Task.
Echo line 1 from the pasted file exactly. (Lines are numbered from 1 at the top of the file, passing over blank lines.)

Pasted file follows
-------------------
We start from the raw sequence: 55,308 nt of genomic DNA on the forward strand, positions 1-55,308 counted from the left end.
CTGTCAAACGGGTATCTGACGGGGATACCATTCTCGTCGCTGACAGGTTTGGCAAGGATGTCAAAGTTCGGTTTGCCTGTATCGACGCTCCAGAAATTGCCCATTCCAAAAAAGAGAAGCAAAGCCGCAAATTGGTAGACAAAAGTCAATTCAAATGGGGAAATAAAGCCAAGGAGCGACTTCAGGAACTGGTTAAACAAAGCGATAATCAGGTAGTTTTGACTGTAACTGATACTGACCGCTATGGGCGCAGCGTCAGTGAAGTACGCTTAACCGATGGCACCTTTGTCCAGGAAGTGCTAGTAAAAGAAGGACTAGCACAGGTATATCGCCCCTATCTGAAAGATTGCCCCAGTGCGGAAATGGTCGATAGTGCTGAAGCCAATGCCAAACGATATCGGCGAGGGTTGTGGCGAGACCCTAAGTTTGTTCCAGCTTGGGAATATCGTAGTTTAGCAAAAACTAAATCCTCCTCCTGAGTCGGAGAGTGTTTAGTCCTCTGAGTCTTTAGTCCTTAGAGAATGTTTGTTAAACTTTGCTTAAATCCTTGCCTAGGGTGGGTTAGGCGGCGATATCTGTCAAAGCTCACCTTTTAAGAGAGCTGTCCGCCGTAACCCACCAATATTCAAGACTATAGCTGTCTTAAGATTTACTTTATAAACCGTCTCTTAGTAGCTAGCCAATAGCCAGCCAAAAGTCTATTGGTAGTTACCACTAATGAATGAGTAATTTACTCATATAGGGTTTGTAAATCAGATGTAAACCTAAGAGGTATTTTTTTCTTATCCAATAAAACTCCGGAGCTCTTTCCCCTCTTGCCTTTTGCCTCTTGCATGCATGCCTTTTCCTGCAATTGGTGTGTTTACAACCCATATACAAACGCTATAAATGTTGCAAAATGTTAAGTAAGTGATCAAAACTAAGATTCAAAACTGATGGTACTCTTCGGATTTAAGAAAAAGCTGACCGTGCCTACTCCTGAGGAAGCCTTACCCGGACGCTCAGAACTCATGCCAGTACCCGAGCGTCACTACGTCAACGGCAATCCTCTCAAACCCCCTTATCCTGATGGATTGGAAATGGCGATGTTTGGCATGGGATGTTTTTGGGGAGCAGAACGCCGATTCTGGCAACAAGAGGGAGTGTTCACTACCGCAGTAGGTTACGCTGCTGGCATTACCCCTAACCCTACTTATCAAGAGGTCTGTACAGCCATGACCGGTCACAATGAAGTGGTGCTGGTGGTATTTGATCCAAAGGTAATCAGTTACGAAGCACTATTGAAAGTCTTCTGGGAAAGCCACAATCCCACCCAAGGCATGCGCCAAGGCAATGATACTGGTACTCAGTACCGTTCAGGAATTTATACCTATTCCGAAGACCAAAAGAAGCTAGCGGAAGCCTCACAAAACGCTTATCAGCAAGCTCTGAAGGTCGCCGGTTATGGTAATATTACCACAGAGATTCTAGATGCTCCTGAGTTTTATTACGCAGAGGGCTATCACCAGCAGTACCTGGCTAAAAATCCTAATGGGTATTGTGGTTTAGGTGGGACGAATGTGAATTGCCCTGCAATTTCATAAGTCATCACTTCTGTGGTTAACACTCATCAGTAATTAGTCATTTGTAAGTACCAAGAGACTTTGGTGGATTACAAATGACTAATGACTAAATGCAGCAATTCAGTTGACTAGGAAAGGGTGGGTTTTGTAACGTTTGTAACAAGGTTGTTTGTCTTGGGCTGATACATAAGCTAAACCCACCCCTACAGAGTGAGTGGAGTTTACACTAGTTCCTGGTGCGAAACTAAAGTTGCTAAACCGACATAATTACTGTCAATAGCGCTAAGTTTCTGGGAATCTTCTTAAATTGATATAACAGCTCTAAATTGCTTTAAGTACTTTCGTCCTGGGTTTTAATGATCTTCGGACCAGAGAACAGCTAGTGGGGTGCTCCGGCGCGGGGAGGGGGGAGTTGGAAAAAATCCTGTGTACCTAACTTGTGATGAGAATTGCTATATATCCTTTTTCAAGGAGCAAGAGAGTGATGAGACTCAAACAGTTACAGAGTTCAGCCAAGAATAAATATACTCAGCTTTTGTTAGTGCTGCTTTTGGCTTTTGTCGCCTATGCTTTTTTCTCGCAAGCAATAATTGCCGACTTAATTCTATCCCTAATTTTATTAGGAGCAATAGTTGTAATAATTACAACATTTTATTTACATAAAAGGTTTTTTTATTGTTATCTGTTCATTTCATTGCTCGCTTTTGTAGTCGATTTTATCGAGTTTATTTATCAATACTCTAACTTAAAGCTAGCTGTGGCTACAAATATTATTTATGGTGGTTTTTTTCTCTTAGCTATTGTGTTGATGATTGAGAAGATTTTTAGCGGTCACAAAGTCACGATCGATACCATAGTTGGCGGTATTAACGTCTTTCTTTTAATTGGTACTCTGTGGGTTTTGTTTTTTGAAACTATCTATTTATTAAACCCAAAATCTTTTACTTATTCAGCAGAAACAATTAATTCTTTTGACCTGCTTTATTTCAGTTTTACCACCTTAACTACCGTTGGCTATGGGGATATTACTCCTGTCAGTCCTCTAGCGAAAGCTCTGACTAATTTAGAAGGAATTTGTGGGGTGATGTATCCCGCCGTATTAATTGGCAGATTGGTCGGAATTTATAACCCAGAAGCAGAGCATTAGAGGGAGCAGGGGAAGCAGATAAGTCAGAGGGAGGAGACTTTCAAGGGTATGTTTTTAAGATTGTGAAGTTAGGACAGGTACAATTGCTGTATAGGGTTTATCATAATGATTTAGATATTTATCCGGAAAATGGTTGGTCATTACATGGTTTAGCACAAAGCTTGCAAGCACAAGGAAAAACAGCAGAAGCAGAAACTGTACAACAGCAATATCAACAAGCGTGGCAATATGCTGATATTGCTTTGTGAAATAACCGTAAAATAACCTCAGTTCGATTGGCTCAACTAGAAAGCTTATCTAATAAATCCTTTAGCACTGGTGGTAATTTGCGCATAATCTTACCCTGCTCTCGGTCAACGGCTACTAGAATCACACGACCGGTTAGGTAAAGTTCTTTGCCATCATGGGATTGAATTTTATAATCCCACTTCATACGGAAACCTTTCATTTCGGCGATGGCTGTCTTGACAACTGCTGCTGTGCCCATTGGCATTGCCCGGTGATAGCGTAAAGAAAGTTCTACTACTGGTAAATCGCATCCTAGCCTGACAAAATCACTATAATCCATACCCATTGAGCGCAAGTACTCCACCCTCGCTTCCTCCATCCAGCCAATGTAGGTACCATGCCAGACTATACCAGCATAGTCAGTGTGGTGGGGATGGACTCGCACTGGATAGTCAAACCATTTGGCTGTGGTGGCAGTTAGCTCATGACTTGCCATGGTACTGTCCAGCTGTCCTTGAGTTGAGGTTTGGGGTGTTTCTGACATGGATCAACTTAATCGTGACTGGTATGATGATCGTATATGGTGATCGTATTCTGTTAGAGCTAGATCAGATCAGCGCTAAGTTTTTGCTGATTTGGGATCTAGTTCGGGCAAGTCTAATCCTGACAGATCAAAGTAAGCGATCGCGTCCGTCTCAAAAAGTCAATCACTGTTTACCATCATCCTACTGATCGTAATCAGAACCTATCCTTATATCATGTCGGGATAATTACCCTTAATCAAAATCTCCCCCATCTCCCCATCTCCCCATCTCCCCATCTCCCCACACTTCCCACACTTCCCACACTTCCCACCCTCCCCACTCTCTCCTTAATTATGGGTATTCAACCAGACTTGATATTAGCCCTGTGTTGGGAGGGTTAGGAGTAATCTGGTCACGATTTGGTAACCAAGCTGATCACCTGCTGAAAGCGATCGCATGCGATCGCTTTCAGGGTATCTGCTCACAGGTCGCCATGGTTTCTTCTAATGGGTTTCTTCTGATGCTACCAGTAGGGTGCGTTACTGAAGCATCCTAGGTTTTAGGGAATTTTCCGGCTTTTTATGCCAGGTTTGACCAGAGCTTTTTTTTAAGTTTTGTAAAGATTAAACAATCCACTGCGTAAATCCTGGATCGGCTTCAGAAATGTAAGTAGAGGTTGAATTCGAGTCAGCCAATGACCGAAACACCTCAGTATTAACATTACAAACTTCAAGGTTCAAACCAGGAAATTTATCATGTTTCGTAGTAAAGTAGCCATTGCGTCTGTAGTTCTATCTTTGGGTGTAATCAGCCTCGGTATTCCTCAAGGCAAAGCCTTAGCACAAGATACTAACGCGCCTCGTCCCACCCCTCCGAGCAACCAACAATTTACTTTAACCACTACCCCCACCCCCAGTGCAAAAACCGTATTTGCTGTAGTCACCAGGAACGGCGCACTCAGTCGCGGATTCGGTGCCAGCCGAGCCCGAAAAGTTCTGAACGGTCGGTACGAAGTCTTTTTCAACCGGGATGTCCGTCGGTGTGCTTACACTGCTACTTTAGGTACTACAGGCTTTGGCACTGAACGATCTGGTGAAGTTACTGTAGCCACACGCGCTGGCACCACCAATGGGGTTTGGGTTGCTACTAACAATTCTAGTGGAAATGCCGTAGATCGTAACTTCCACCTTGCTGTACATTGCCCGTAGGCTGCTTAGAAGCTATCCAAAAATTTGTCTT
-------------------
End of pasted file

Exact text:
We start from the raw sequence: 55,308 nt of genomic DNA on the forward strand, positions 1-55,308 counted from the left end.